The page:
ond half. That gave UT a 44-42 advantage — just their second lead of the game (other was 2-0). The Lady Vols trailed by five at halftime, 35-30 as they shot just 36 percent in the first half. Kansas shot 48 percent from the floor as Goodrich had a game-high 12 points at intermission. Kansas built a first-half lead as large as 14 on a Sutherland layup with 8:59 left in the first half to make it 26-12. Tennessee cut the deficit to two at 31-29 with seven points in a row finished by a Johnson jumpshot with 4:22 left in the first half. The Lady Vols are now 112-22 all-time in NCAA Tournament games, the best record and most wins in college basketball. Tennessee is 25-5 all-time in Sweet 16 games.

Diamond Vols knock off undefeated Kentucky, still lose two of three Preston Peeden Managing Editor The Kentucky baseball team came to Lindsey Nelson Stadium as not only the No. 2 team in the country, but also the only undefeated team left in college baseball. Despite winning the series, the Wildcats left Knoxville blemished, as the Vols were able to do what no team before them could, beat Kentucky. Tennessee (13-10, 2-4 SEC) entered the game hot off two wins and it continued that streak in the first game of the series on Friday, downing the Wildcats 4-1. The upset came through a combination of effective small ball, with all four runs coming off of four hits, and also eight innings from junior pitcher Zack Godley, who, combined with one inning from junior Nick Blount, held Kentucky to a season-low four hits. Godley’s performance especially stood out as he had one of the best games of his career against one of the NCAA’s best hitting teams. He tied a career-high with eight innings of work with only three hits allowed, retiring 21 of the final 25 batters he faced following his first-inning earned run. “Zack has really turned into a very grounded young man,” UT head coach Dave Serrano said. “Zack and I have formed a pretty special relationship of trust. I really feel every time he gets the opportunity to pitch that we are going to get a pretty good outing and I feel he trusts me and the pitches that I’m selecting. “I felt good about him tonight. I felt like it was a good matchup. I felt like he just stayed within himself. I thought his side throwing was good. He was back (after losing last week). It was like he just let it go, like no big deal. OK, you didn’t pitch well last week and now it’s another week. It’s kind of how I want our guys to respond. I want them to have a little amnesia where they just let it go.” The win over Kentucky (13-10, 2-4 SEC) was UT’s first over a team ranked among the top two in the nation since 2009, when the Vols beat then-No. 1 LSU in two games out of a threegame series. “That was a good win,” Serrano said. “I’m not trying to minimize beating the last undefeated team but (I just see it as) beating another opponent in the SEC.”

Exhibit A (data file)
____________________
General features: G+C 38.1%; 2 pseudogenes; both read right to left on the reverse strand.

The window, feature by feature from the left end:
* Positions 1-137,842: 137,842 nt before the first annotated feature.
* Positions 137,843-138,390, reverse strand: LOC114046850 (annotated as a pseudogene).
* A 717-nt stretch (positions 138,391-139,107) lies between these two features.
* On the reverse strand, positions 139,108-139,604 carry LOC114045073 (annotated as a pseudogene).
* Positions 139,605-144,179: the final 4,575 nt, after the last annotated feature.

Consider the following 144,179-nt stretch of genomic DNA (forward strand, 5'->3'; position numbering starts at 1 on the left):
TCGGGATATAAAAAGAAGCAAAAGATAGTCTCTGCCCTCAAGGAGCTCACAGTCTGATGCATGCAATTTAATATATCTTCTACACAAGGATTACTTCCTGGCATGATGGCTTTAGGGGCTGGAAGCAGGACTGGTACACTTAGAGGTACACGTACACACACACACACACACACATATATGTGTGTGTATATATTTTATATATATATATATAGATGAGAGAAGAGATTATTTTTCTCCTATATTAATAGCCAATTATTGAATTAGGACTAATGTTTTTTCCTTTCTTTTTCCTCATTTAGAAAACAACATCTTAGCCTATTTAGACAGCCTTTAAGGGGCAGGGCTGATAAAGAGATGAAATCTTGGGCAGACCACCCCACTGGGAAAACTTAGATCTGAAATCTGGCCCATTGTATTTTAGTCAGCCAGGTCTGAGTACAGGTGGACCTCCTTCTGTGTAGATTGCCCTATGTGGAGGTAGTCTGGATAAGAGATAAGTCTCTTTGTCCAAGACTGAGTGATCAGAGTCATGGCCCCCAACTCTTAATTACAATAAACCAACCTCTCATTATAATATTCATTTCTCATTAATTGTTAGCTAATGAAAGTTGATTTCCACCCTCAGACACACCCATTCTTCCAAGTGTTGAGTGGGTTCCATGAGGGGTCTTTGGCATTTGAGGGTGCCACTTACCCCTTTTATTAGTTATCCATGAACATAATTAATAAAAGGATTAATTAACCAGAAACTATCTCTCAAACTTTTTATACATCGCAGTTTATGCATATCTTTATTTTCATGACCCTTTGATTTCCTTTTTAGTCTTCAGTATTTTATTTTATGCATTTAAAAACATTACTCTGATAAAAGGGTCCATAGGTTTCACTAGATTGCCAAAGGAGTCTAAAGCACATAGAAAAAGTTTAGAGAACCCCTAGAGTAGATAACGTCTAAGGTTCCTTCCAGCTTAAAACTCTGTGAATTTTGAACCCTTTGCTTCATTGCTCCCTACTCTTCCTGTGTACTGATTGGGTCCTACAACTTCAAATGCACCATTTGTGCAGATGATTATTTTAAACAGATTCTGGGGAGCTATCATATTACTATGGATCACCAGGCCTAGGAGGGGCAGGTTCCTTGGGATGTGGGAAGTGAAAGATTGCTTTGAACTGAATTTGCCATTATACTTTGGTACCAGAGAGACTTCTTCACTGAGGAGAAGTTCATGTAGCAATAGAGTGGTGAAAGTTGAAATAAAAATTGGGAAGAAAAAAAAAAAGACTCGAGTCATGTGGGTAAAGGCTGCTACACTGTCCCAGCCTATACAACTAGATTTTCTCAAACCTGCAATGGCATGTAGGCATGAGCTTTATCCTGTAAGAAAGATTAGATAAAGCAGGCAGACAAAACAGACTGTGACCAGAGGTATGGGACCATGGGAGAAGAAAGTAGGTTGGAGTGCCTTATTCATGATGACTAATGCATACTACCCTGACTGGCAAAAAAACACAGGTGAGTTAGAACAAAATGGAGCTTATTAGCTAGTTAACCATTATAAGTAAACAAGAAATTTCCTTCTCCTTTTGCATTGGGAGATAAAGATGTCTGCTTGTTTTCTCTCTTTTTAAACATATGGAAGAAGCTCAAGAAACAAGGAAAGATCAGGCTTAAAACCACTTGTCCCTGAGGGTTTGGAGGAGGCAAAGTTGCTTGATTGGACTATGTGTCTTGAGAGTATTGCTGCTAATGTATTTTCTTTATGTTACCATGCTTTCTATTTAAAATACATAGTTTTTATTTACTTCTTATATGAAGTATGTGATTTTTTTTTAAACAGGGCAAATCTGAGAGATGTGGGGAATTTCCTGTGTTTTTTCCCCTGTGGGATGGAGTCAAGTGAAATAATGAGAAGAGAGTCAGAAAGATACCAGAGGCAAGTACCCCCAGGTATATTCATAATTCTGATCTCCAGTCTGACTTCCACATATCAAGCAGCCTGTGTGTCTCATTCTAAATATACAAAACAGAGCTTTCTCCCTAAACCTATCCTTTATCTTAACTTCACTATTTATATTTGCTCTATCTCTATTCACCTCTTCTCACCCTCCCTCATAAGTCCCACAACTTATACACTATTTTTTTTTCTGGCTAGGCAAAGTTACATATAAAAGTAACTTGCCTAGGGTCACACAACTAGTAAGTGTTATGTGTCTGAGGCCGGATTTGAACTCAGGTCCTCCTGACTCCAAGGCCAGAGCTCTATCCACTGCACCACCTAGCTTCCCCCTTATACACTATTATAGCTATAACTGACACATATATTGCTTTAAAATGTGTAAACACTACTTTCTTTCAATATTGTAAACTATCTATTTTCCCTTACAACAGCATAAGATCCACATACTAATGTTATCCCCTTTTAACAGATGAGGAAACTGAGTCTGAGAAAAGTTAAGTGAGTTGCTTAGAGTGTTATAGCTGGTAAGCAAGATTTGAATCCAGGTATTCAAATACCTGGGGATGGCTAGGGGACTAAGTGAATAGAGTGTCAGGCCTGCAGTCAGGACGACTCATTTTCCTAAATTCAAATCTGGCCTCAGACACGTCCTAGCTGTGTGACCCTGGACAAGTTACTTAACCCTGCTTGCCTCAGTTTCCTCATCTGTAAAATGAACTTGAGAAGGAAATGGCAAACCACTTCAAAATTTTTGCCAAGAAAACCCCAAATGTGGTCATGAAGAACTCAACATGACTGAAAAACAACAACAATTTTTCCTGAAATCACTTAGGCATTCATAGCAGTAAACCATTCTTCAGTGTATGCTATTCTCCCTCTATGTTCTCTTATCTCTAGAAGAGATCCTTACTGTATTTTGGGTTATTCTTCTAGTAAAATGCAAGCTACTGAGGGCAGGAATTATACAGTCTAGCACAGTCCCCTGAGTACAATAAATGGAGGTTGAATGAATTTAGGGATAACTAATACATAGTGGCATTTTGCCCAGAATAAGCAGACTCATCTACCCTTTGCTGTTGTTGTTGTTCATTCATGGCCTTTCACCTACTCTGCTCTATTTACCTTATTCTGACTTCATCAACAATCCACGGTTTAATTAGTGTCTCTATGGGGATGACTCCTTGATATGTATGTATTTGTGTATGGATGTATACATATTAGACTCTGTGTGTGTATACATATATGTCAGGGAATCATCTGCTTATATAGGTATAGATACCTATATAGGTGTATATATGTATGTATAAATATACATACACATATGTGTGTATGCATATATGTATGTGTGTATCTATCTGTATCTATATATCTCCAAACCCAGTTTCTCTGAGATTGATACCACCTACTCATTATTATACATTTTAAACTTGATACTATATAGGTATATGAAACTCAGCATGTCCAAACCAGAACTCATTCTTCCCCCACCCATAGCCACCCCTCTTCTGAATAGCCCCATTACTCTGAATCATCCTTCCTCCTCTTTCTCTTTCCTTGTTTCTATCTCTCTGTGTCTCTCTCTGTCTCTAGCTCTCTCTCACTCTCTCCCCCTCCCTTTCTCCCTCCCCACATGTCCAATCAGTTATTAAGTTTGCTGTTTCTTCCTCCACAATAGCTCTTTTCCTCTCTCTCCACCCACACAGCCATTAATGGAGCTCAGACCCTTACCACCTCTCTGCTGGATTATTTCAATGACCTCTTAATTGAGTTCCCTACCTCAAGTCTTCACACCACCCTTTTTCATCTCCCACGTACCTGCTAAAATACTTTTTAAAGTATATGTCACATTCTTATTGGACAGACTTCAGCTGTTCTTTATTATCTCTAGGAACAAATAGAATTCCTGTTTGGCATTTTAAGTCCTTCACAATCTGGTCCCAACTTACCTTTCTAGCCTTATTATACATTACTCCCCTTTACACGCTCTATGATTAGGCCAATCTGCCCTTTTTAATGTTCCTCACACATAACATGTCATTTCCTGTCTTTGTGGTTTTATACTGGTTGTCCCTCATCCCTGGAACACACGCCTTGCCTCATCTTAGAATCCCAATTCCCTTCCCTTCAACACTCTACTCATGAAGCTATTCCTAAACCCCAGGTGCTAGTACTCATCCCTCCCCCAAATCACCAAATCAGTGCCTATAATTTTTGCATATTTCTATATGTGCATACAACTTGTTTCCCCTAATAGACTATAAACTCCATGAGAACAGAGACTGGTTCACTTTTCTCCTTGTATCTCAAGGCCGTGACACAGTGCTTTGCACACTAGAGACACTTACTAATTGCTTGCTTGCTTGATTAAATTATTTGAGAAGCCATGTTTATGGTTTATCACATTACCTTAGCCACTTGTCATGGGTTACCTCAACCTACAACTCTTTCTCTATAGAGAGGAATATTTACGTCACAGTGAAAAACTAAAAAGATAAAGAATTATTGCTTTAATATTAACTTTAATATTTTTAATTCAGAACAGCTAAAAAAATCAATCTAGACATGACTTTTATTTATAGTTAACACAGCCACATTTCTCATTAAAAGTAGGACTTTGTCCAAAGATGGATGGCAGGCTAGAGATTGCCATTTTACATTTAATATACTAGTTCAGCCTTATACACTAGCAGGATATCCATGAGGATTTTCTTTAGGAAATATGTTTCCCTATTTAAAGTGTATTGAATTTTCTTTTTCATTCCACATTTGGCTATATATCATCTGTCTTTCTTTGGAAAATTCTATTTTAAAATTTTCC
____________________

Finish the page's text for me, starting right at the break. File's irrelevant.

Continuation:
While the Vols started the series well, their momentum could not carry them through the rest of the weekend. Saturday’s game was played over two days, as rain caused an overnight delay. Despite the Wildcats jumping out to a 5-0 advantage by the home half of the fifth inning on Saturday, Tennessee was in a good position to close the gap with two men in scoring position before lighting halted the game for the night. Freshman Brandon Zajac made his collegiate debut for Tennessee starting the contest on Saturday. In 2.2 innings of work, he allowed three runs — two earned — on three hits. The rain delay seemed to take the momentum away from the Vols, as they were only able to put two runs up in the bottom of the fifth, losing the game 6-2. The final game of the series was a seveninning matchup played Sunday when they finished the remainder of Saturday’s matchup. Through the first five innings, the Vols held Kentucky scoreless, with the game standing at a 0-0 tie going into the sixth. Tennessee lost control, however, in the sixth and seventh innings as they gave up six unanswered runs. “We just fell apart,” Serrano said. “We were hanging with them and we played with them, but we had some opportunities that we didn’t take advantage of. And to beat quality teams you have to do that.” Those missed opportunities weighed on Serrano the most. “We were a swing away from being in this game,” Serrano said. “... Getting us on the board early would have put a lot of confidence in our team, but we didn’t do it. And because of that we came up on the short end.” Despite dropping the final two games, the weekend series was not a complete loss for the Vols, as it did provide them with a sense of confidence. “In the SEC anyone can compete with anyone,” said sophomore pitcher Dalton Saberhagen. “I don’t think that there is any team that is out of it by any means. So we’re confident. We gave Kentucky their first loss and we felt good about that. But at the same time we can’t be content if we knock off a good team. We got to keep going and keep working hard.”

George Richardson • The Daily Beacon

Head coach Dave Serrano watches as Chris Pierce readies himself for a pitch during a game against University of Louisiana-Monroe on Friday, March 9. Despite dropping the series 2-1, Serrano’s Vols handed undefeated Kentucky its first loss of the season on Friday, March 23.

10 • The Daily Beacon


Monday, March 26, 2012

Vols’ watch list heading into spring practice Matt Dixon Sports Editor